and creates an even surface for good optical quality, which is re-formed every time you blink and the eye is literally washed when you blink, helping ward off bacteria. Basal tears also act as a lubricant to limit the impact of friction on the eye caused by movement of the eyelid. These are the tears we notice if we’re out in the bitter cold and the eye needs more moisture.
These tears are essentially the same as basal tears, but result in response to a sudden external stimulus. These are the tears that occur from getting dust or an eyelash in the eye, or by peeling an onion. Reflex tears are there to protect the eye by washing it out.
Tears brought about by emotion such as grief, pain, or happiness, have a different chemical make-up than to those of basal or reflex tears in that they have more protein. High level of emotions trigger the parasympathetic branch of the autonomic system (the part of the body that acts as an unconscious control system), and causes the glands near the eyes to produce tears. During emotional tears, we are actually excreting stress hormones and toxins in the tears, and researchers point to this as the reason why we feel calmer and less emotional afterwards. It’s quite a healthy experience for our emotional state and for the body.
When you have a good “emotional cry” and release stress hormones there are several benefits. Here are the top five:
1. It Relieves Stress
Chronic stress can increase one’s risk for cardiovascular damage, impact certain areas of the brain, contribute to ulcers, and cause headaches or migraines, among other health issues. “Humans’ ability to cry has survival value,” Frey states.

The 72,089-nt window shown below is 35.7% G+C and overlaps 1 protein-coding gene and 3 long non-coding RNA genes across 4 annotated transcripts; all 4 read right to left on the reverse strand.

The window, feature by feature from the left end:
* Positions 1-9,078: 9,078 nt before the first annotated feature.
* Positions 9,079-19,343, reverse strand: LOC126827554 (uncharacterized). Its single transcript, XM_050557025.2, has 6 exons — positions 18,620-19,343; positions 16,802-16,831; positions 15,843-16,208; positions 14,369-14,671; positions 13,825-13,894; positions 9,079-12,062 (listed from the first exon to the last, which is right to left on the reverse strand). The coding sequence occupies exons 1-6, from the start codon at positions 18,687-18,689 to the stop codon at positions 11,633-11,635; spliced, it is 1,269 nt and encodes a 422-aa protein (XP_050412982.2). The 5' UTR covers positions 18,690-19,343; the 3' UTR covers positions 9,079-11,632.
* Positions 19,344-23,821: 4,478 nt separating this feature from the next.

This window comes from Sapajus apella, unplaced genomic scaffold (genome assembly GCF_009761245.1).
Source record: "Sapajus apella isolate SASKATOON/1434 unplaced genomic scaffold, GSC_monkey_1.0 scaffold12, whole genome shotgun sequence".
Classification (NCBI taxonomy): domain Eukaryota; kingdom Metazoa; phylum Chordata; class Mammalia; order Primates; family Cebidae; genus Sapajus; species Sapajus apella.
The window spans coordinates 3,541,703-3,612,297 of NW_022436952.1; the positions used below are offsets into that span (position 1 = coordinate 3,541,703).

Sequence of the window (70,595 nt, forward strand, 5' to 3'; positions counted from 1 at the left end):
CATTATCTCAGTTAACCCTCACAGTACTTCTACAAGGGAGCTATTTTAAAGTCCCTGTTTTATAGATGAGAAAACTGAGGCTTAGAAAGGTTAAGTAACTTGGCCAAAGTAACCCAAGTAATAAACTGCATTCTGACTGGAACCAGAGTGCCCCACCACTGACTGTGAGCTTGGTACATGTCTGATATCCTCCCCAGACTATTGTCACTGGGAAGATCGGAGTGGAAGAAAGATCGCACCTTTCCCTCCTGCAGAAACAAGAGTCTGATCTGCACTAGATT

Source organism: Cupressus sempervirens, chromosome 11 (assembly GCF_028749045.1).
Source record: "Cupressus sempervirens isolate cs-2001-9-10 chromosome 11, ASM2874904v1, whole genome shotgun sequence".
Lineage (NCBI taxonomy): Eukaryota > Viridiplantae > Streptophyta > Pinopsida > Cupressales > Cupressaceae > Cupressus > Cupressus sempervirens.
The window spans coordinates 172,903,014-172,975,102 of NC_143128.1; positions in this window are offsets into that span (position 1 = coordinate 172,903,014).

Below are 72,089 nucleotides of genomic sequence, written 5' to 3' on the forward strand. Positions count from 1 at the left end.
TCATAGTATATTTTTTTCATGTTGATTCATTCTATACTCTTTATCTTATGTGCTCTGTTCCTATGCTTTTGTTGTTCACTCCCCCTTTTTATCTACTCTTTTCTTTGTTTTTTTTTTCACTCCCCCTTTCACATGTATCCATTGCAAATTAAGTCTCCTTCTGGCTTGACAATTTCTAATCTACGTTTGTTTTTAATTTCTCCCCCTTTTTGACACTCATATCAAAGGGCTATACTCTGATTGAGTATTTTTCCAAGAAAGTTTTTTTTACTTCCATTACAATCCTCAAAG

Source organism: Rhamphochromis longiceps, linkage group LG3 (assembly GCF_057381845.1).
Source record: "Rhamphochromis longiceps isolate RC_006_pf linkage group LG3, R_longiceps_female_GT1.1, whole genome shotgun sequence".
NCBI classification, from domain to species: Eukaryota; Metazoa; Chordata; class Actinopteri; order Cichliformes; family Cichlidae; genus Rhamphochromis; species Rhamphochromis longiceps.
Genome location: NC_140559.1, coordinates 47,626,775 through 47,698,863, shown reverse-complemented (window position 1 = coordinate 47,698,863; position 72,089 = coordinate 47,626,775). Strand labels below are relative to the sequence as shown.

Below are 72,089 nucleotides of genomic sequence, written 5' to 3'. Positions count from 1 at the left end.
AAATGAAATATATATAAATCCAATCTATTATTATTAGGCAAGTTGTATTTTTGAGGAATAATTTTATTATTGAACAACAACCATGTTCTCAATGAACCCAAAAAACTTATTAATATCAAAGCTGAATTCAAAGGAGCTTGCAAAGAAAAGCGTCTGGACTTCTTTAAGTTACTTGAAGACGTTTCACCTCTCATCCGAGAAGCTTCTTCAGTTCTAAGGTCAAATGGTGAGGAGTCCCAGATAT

2. Lowers Blood Pressure
Crying has been found to slow pulse rates and decrease blood pressure in therapy sessions in which patients vented and cried. Left unchecked, high blood pressure can damage blood vessels and the heart, potentially leading to heart failure, stroke, or even dementia.
3. Tears Remove Toxins
According to Frey, crying removes stress hormones and toxins from the body. Tears help humans eliminate chemicals like cortisol that build up during emotional stress and can wreak havoc on the body. Crying provides us with a great emotional release.
4. Crying Reduces Manganese
The act of shedding tears also reduces the body’s manganese level, a mineral which affects mood and is found in significantly greater concentrations in tears than in blood serum. Elevated levels can be associated with irritability, anxiety and aggression.
5. Crying Keeps Us Emotionally Strong
Crying acknowledges the emotions one is experiencing, and evolutionarily these feelings motivate us to empathize and work together as humans to best survive. In fact, crying serves an important social function. It helps communicate the strength and nature of relationships, elicits sympathy and draws individuals closer to one another.
Those who cry during movies are actually the strongest people of all, as they are compassionate people filled with empathy and love towards their fellow human beings. They engage in an action which is healthy for the body, releases toxins and stress hormones, and have a healthy level of emotional intelligence.
So the next time you’re feeling moved to tears during a movie, let them flow. They’re just a sign of what a wonderful, healthy and strong person you are.
Do you cry during movies?
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You are Loved.